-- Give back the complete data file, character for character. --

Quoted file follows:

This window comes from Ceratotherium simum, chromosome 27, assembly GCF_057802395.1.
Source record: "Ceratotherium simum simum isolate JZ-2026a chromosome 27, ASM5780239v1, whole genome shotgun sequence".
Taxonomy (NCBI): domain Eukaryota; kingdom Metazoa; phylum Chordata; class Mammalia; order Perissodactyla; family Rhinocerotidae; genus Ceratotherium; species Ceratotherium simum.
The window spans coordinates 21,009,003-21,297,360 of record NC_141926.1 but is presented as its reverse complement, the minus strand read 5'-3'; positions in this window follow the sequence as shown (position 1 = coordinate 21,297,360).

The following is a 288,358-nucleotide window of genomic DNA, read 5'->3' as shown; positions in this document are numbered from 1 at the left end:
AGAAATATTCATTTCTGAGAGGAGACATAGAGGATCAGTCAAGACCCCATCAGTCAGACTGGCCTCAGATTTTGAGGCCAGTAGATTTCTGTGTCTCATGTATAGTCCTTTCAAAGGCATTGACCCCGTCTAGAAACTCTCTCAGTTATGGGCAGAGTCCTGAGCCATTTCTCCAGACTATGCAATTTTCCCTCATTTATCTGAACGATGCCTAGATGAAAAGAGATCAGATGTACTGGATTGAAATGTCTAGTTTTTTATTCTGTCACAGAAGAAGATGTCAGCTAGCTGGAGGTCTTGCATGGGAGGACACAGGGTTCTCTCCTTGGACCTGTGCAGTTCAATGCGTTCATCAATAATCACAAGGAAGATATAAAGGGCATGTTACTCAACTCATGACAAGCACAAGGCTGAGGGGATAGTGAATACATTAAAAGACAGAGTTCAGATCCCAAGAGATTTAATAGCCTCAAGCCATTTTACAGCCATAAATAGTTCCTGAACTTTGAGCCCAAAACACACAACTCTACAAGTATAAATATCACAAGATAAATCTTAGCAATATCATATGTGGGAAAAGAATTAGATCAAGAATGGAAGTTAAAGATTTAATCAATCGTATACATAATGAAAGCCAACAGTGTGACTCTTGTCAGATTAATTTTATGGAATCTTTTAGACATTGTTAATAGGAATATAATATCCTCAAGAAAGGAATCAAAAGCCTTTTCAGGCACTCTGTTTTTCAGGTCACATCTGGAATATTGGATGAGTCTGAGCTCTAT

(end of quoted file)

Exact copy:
This window comes from Ceratotherium simum, chromosome 27, assembly GCF_057802395.1.
Source record: "Ceratotherium simum simum isolate JZ-2026a chromosome 27, ASM5780239v1, whole genome shotgun sequence".
Taxonomy (NCBI): domain Eukaryota; kingdom Metazoa; phylum Chordata; class Mammalia; order Perissodactyla; family Rhinocerotidae; genus Ceratotherium; species Ceratotherium simum.
The window spans coordinates 21,009,003-21,297,360 of record NC_141926.1 but is presented as its reverse complement, the minus strand read 5'-3'; positions in this window follow the sequence as shown (position 1 = coordinate 21,297,360).

The following is a 288,358-nucleotide window of genomic DNA, read 5'->3' as shown; positions in this document are numbered from 1 at the left end:
AGAAATATTCATTTCTGAGAGGAGACATAGAGGATCAGTCAAGACCCCATCAGTCAGACTGGCCTCAGATTTTGAGGCCAGTAGATTTCTGTGTCTCATGTATAGTCCTTTCAAAGGCATTGACCCCGTCTAGAAACTCTCTCAGTTATGGGCAGAGTCCTGAGCCATTTCTCCAGACTATGCAATTTTCCCTCATTTATCTGAACGATGCCTAGATGAAAAGAGATCAGATGTACTGGATTGAAATGTCTAGTTTTTTATTCTGTCACAGAAGAAGATGTCAGCTAGCTGGAGGTCTTGCATGGGAGGACACAGGGTTCTCTCCTTGGACCTGTGCAGTTCAATGCGTTCATCAATAATCACAAGGAAGATATAAAGGGCATGTTACTCAACTCATGACAAGCACAAGGCTGAGGGGATAGTGAATACATTAAAAGACAGAGTTCAGATCCCAAGAGATTTAATAGCCTCAAGCCATTTTACAGCCATAAATAGTTCCTGAACTTTGAGCCCAAAACACACAACTCTACAAGTATAAATATCACAAGATAAATCTTAGCAATATCATATGTGGGAAAAGAATTAGATCAAGAATGGAAGTTAAAGATTTAATCAATCGTATACATAATGAAAGCCAACAGTGTGACTCTTGTCAGATTAATTTTATGGAATCTTTTAGACATTGTTAATAGGAATATAATATCCTCAAGAAAGGAATCAAAAGCCTTTTCAGGCACTCTGTTTTTCAGGTCACATCTGGAATATTGGATGAGTCTGAGCTCTAT